There can’t be a better feeling than slapping on the jersey of your hometown team.
Well, except maybe winning the Stanley Cup, but let’s lower the bar a bit here.
The Canucks have brought in local players such as Dan Hamhuis and the departed Jason Garrison through free agency. The organization however has slacked when it comes to drafting B.C. born or WHL talent.
Cue Scouter Jim.
Benning broke down the barrier at the draft last year by selecting Jake Virtanen of Abbotsford, B.C. at sixth overall.
There were questions about whether he selected the best player available at the draft, with dazzling prospects such as William Nylander and Nikolaj Ehlers still available at the sixth spot. Despite the controversy, the Canucks general manager brought in some high-end B.C. talent into the organization, something that has been lacking for quite some time.
West Coast Bias
During the Gillis administration, the Canucks steered clear of drafting any B.C. born players or even WHL players for that matter. While he was with the Canucks from 2008-2014, they drafted only two B.C. born players, and none higher than the fifth round.
Prab Rai was a fifth-round selection in Gillis’ first draft in 2008. He flashed NHL potential while playing with the Seattle Thunderbirds of the WHL, but his career was tragically cut short by a car accident during 2009. The only other B.C. born player the Canucks selected was Wesley Myron, taken in the sixth round in 2012.
Gillis only drafted two other players from the WHL during his six years with the Canucks, the notable one being Hunter Shinkaruk.
On average, 33 WHL players were selected in each draft while Gillis was in charge of the Canucks. That’s approximately 16 percent of all draftees in that time span.
Gillis only drafted three WHL players in the 37 picks he had while in power. That accounts for 8 percent of his draft picks with the organization.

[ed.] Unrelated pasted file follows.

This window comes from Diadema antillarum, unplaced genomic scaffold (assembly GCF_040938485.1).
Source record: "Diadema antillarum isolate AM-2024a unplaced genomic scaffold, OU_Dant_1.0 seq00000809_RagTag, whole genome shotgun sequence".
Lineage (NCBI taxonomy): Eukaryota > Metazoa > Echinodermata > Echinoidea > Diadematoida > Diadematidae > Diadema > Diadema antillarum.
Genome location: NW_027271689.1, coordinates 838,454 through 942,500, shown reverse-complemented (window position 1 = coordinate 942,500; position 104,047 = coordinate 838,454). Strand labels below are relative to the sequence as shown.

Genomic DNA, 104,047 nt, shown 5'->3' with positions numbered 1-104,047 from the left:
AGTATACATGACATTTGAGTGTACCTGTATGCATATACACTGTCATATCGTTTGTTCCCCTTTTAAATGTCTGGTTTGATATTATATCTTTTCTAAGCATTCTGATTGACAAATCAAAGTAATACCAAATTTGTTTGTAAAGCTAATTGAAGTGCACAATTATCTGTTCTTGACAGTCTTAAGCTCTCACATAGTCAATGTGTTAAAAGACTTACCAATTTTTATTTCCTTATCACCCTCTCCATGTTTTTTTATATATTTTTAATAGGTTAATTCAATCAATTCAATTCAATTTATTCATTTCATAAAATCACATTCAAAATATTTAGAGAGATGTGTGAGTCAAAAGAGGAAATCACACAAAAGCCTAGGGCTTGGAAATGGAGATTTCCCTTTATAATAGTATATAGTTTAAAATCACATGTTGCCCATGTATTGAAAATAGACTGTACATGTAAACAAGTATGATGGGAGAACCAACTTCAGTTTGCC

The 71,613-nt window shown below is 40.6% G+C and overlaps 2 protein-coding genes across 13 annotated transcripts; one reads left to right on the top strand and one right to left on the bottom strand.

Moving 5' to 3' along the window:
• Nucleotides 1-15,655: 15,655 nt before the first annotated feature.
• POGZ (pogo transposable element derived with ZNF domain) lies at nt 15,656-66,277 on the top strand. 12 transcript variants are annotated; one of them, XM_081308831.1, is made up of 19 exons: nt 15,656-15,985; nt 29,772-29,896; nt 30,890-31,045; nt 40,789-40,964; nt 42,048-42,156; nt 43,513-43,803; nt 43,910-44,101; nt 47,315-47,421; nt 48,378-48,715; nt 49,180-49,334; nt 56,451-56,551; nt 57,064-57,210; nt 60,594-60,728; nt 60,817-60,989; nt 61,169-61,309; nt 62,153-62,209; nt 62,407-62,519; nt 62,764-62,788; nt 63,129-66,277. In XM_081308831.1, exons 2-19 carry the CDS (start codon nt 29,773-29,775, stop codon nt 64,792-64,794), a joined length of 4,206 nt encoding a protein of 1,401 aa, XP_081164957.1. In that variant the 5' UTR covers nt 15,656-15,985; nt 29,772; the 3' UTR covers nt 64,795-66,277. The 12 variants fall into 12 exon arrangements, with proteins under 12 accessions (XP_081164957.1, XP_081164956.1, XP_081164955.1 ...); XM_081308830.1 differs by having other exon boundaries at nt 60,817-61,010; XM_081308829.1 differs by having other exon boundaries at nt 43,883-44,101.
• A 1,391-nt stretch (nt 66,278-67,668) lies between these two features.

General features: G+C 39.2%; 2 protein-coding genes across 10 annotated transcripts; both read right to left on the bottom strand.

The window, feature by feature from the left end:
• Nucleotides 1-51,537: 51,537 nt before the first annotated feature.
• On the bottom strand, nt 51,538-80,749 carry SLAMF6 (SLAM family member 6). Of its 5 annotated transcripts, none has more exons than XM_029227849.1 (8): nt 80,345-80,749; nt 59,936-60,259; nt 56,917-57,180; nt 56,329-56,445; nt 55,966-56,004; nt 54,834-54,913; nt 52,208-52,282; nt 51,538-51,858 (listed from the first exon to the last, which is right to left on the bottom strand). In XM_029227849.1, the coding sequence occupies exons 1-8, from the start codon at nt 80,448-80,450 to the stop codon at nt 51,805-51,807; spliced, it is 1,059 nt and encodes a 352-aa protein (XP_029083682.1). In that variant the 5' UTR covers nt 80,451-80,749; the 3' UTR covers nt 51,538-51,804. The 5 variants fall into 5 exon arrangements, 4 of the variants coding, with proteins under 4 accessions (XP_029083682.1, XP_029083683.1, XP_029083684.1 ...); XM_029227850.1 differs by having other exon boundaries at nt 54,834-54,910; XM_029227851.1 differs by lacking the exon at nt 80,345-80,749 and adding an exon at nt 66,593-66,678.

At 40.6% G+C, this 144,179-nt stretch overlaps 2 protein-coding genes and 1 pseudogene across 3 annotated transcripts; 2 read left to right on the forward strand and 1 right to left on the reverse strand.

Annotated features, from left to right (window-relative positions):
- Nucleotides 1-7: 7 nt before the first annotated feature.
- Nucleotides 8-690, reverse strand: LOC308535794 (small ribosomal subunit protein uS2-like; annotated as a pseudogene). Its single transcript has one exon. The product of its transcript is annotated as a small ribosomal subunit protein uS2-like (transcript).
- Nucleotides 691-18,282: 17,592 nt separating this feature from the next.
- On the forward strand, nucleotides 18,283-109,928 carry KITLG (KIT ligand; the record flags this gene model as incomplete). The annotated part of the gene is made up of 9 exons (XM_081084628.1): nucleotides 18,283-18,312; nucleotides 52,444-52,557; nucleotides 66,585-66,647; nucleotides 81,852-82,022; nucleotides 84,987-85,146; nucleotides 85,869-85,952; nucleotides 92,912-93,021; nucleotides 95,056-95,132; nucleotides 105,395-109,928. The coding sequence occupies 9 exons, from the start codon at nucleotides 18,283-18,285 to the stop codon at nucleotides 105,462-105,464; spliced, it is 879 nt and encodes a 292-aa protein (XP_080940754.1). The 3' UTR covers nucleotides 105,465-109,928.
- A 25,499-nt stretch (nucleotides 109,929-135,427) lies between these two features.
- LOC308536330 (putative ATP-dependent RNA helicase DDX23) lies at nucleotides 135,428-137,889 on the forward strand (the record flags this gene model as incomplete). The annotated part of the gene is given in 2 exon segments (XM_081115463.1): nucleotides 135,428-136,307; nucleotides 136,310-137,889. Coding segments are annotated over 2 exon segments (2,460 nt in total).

It’s no secret that drafting was an afterthought for the Gillis administration. The roster was assembled for a Stanley Cup run, which left a huge hole in the Canucks prospect system.
If the Canucks weren’t investing as much time and money into scouting during those years, wouldn’t it have made sense to put your scouting efforts into local talent? Of course it’s important to have scouts everywhere, but it seems a little strange that Gillis drafted such little local talent when the prospects close by would have been the easiest to scout.
What Could Have Been
It’s hard to put a lot of blame on the Gillis administration for missing out on some local draft picks, because drafting does require some degree of luck. However, these local players were passed on by the Canucks during Gillis’ tenure.
They had the chance to draft Victoria, B.C. native and Kelowna Rocket Tyson Barrie in the 2009 draft, where he was taken at 64th overall by the Colorado Avalanche. The Canucks selected a bust with Anton Rodin at 53rd overall in that draft. Rodin never got his game going in the AHL, and is now playing for Brynas IF Gavle of the Swedish Hockey League (where he is playing on the same team as former Canuck Bill Sweatt).
Like many other teams, the Canucks passed on Vancouver Giant Brendan Gallagher, who wasn’t selected until 147th overall by the Montreal Canadiens. The Canucks drafted defenceman Adam Polasek just two picks before Montreal took Gallagher. Polasek left the organization last season to play in his home country, the Czech Republic.
It might be too early to tell with some of the more recent drafts, but even in 2012, the Canucks selected Alexandre Mallet with the 57th overall pick. Mallet is already having trouble producing in the ECHL, but 58th overall pick Jordan Martinook (Arizona) and 60th overall pick Damon Severson (New Jersey Devils) are showing loads more potential. Martinook was a former Vancouver Giant, while Severson was a former Kelowna Rocket.
While the Canucks under Gillis didn’t put an emphasis on drafting, they could have sweetened their track record with a few other local picks.
By selecting Virtanen, Benning showed that he won’t shy away from local prospects. It’s unlikely but not impossible that the Canucks could draft locally again with their 23rd pick. However, if the Canucks do acquire those second and third round picks that they desire, then they might have a good shot at drafting more local talent again this year.